I Am Watching My Planet, My Home, Die
NASHVILLE — I was writing a love letter to autumn and its perfect miracle of timing — the way berries ripen just as songbirds migrate through berry-filled forests — when the songbirds suddenly began to die. With no warning at all, thousands and thousands of birds, possibly millions of birds, were simply falling out of the sky.
It’s not yet clear why the birds were dying — smoke from the wildfires on the West Coast? an unseasonable cold snap? the prolonged drought? — but whatever its immediate reason, the die-off was almost certainly related to climate change or some other human-wrought hazard. Every possible explanation for the birds’ deaths leads back to our own choices.
We think of songbirds as indicator species — so sensitive to environmental disruptions that they serve as an early warning of trouble. But the fact that the environment has become increasingly inhospitable to songbirds — and to human beings — is only one measure of a planet under life-threatening stress.
The earth is getting measurably hotter, each year breaking records set the year before, while Arctic sea ice continues to thin. Wildfires are growing hotter, more frequent, more widespread and more deadly. Northeastern forests are sick. Our oceans are full of plastic. The world’s largest wetland is on fire, and the Amazon rainforest is on its way to becoming a savanna. The pandemic that has paralyzed global life is itself the manifestation of a disordered relationship between human beings and the natural world.
None of this is new. We’ve seen it all happening, worsening with every passing year, for decades now. Any chance of reversing climate change is long since gone, and the climate will inevitably continue to warm. The question now is only how much it will warm, how terrible we will let it become.
There are days when I lose all hope, when it feels as if the only thing left to do is to sit quietly and bear witness to all that will soon be gone: the rain forests and the tidal estuaries, the redwood forests and the Arctic sea ice, the grasslands and the coral reefs. Every wild place and every living thing that wild places harbor, all gone. I held my father’s hand as he died, and I held my mother’s hand as she died, and now it feels as though I am watching my planet die, too.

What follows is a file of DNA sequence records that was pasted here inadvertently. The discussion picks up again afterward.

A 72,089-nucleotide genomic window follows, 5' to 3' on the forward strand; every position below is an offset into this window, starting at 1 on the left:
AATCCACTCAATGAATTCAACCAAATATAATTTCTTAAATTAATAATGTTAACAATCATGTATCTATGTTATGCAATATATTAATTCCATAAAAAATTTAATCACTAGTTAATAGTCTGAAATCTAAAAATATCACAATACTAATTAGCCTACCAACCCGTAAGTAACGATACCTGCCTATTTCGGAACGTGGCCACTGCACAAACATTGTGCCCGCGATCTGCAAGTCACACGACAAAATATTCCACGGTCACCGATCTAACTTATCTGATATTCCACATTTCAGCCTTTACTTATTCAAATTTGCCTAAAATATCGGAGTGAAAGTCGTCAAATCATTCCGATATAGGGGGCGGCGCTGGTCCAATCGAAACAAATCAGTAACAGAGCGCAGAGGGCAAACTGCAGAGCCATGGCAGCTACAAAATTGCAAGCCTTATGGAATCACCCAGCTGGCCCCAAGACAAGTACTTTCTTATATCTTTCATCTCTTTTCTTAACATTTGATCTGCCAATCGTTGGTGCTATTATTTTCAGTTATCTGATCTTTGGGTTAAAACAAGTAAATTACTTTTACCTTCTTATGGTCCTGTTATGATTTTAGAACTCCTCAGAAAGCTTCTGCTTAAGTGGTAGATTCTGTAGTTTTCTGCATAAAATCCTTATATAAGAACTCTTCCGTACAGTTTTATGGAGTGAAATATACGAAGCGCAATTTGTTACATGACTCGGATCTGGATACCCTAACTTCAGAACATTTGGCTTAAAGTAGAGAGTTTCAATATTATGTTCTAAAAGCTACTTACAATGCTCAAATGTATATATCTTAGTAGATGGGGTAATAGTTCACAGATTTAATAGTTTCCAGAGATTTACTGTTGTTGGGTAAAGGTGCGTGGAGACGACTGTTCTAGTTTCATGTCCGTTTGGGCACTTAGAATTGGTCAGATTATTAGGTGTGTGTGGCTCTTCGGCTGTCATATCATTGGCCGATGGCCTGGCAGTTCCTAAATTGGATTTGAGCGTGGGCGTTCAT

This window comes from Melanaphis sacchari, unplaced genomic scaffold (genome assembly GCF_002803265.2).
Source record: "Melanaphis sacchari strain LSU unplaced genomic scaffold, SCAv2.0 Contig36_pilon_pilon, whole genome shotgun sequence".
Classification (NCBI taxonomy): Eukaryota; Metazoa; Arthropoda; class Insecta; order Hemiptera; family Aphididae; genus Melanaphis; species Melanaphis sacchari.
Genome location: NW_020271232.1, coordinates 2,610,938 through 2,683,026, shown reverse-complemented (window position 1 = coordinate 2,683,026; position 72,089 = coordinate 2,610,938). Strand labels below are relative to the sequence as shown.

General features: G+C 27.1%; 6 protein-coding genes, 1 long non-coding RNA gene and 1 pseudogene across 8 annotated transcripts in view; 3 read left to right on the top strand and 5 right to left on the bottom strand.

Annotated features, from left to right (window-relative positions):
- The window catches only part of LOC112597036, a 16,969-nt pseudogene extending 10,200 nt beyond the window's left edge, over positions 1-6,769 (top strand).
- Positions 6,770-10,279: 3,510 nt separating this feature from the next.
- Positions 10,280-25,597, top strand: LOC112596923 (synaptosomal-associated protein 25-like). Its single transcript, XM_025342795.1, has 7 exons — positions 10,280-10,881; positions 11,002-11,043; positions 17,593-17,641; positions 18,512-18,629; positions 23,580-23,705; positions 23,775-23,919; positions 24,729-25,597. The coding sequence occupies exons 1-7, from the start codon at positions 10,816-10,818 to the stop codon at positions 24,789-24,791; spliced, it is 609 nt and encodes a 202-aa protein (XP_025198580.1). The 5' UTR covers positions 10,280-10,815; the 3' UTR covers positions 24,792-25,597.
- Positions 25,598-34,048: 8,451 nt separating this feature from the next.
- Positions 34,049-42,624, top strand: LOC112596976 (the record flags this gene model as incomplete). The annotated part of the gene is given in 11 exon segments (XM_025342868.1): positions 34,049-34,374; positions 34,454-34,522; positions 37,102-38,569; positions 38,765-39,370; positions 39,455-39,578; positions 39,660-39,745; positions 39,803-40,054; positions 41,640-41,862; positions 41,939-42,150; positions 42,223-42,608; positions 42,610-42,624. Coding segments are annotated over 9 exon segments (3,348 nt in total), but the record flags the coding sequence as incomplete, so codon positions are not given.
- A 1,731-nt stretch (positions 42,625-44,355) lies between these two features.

But that isn’t how I feel most days. On most days I am still fighting as hard as I can possibly fight, living as lightly on the earth as I can manage. The only other option is surrender.
But personal responsibility isn’t going to save the planet by itself. Saving the earth at this late date will also require us to reform the entire global economy. It will require government regulation. It will require industry innovation. It will require companies to invest in the very planet they have been profiting from.
None of that can happen in a country governed by “leaders” in thrall to the fossil fuel industry. Instead of getting serious about climate change, Republicans have run headfirst into the fire, repealing or weakening nearly 100 existing environmental protections. Those changes alone, if left to stand, will add 1.8 billion metric tons of greenhouse gases to the atmosphere by 2035.
We cannot let them stand, and I’m heartened by signs that we won’t. Money from philanthropic organizations is finally flowing into planet-saving research. As the costs of failing to address climate change have become increasingly clear, people on both sides of the political aisle are beginning to wake up: Today, 72 percent of Americans recognize that climate change is happening, a marked departure from the position of the climate-denier in the White House. Fewer than 10 percent share his view that climate science is a hoax.
Despite the Democratic Party’s forward-thinking position on conservation and Joe Biden’s own $2 trillion plan to address climate change, Mr. Biden is not an environmentalist’s dream candidate: There is just no responsible way forward that includes fracking, which Mr. Biden would not move to end. Nevertheless, he represents our only hope at the moment, and preserving hope is our only chance to inspire change.
Every single issue that matters to me — education, social justice, women’s rights, affordable health care, criminal justice reform, gun control, immigration policy etc. — won’t mean a single thing if the planet becomes uninhabitable. The same is true for my brothers and sisters across the political aisle: If they care about the right to life, as they say they do, if they care about the economy, about freedom, about national security, as they say they do, then they have no choice in this election but to vote for candidates who are committed to halting the rate at which the planet is heating up.
For now and for the foreseeable future, there is only one issue, and in this election there is only one choice. Because there is only one planet we can call home.
Margaret Renkl is a contributing opinion writer who covers flora, fauna, politics and culture in the American South. She is the author of the book “Late Migrations: A Natural History of Love and Loss.”
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